I just finished teaching the live Lines In The Sand session of Line Seven:  Be Impeccably Fiscally Disciplined to a group of intelligent, capable, and industrious participants.  This Line is cringeworthy at best for most people who have taken part in the live course.

We started the day by answering the following nine questions:

  1. Do you have a budget?
  2. Do you have a personal financial WHY?
  3. Do you have a retirement plan?
  4. Do you have a “slush fund” for emergencies or unexpected expenses?
  5. Do you reconcile your bank accounts each month?
  6. Does your family understand your finances?
  7. Do you teach your children about money?
  8. Do you have a Will?
  9. Do you have a revocable living trust?

Surprising or not, the majority of the participants answered every single one of these questions with a resounding “No”.  I invite you to take a few minutes to answer these questions for yourself.  Some of these questions may not apply to you and your current situation, but if they do, I invite you to start doing what it takes to get to a yes.

It has been my observation that where there is money, there is emotion.  At a very you age most people are either taught or through their own observation develop a money mindset.  The prevalent feeling associated with money is fear.  There is fear of never having enough, fear of losing it all, fear of being judged by how much money one has or doesn’t have and the list goes on.

Let’s go back to those questions and I will share some tips and insights to assist you in getting from the no column to a yes with these inquiries.

Create a New Relationship with Money

  1. Do you have a budget?  If you don’t have a budget, create one.  It is important for you to know how much income you have coming in each month and how much money is going out to pay for expenses.  Without a budget, you will fail to operate your financial life as if it were a business where you must make a profit at the end of each month or year.  And, “having this information in your head” isn’t going to cut it.  You must get this information in a format where it is visually available to you 7/24.  Once you get your budget in place, refer to it often and make adjustments as needed. There are some wonderful tools that you can use to assist you in getting started.  Here are two that I like:  youneedabudget.com and www.mint.com
  2. Do you have a personal financial WHY? Here is mine:  To live a simple, joyful, and abundant life free from any limitations related to money.  Determining your financial WHY is an opportunity to create great freedom in your life.  Until you have clarity and commitment about what the financial goals and requirements are in your life, your desired outcome will elude you.   Declaring your financial WHY will help you stay committed to success in the financial domain of your life and it will help you to endure the probable ups and downs you might face along your money journey.  Determine what you WHY is, write it down in a place where you will see it daily and then focus on what you must do each day in order to achieve and maintain this WHY.This is a link to a podcast where Lisa Druxman, the founder of Fit4Mom and I have a discussion about how to ensure that you and your family stay financially fit.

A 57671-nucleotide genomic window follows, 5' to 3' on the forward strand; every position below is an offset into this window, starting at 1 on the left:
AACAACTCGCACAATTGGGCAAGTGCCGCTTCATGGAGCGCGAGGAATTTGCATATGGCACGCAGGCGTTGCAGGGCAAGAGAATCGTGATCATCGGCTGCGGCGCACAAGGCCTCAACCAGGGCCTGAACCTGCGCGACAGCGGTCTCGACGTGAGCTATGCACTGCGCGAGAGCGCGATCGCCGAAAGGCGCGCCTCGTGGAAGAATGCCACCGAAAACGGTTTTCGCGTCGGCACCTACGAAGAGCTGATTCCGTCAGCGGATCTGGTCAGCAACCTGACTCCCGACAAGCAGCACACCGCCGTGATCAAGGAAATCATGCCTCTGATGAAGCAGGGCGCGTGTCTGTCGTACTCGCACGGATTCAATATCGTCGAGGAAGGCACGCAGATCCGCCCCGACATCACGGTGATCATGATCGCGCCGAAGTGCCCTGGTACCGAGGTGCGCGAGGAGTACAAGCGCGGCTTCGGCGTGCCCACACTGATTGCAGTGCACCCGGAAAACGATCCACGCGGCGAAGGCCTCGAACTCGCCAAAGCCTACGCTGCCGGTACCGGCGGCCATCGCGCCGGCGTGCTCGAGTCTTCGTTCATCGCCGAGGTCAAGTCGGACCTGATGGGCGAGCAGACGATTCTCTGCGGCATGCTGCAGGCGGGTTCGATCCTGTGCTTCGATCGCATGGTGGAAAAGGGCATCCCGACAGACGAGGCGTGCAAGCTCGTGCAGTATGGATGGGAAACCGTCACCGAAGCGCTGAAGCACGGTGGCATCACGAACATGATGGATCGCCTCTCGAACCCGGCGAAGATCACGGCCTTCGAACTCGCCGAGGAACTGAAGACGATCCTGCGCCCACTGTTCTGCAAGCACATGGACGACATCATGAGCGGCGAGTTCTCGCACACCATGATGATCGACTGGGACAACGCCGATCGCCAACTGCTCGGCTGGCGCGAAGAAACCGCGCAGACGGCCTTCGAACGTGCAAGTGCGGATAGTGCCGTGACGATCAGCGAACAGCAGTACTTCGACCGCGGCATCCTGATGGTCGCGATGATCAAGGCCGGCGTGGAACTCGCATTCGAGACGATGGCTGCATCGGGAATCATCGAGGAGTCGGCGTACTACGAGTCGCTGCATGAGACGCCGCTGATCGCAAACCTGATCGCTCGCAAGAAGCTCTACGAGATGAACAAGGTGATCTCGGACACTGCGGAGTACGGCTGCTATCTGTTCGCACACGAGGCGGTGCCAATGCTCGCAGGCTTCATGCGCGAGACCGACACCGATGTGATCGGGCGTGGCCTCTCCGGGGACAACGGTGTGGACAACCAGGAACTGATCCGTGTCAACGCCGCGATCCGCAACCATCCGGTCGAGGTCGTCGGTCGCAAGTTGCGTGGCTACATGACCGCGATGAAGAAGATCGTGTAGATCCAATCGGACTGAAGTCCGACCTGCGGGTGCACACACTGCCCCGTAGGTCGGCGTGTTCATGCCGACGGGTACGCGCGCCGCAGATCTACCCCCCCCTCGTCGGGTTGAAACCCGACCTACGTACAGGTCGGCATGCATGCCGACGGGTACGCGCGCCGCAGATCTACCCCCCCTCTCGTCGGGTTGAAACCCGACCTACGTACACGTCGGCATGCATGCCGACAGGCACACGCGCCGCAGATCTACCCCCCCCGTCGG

3. Do you have a retirement plan? This is a must.  The first thing that I suggest that you do is find out if your employer offers a 401(k) plan in which you can participate.  Often times your employer will match a small percentage of the amount you withhold from your paycheck each pay period.  If your employer doesn’t offer a plan, investigate the Roth IRA or the Traditional IRA.  Those of you who are self-employed, look into the SEP-IRA option.  Discipline yourself to set aside money each month to contribute to a retirement fund regardless of the amount.
  4. Do you have a “slush fund” for emergencies or unexpected expenses? Once again, this is a must.  You never know when you might find yourself needing to replace a household appliance, repair your car, or make an unexpected trip.  These events, as small and insignificant as they may sound can cause financial havoc if you are not prepared.  I recommend that you have a slush fund equal to at least three to six months of necessary expenses.  These expenses include house payments or rent, car payments, insurance payments, food, and utilities and other necessary expenses to cover the basics of living.  Once again, put this into your monthly budget.  Set aside funds each month that are designated as slush fund dollars.
  5. Do you reconcile your bank accounts each month? Please do this.  Banks make mistakes and these mistakes are not always in your favor.  And, they apply fees to your account that can eat away at your balance each month.  Reconciliation goes beyond jumping online and checking your balance every few days.  Take the time to do a formal review of your accounts.  Not only is this a good habit to get into, you can also save yourself some money and potential frustration by staying on top of your accounts.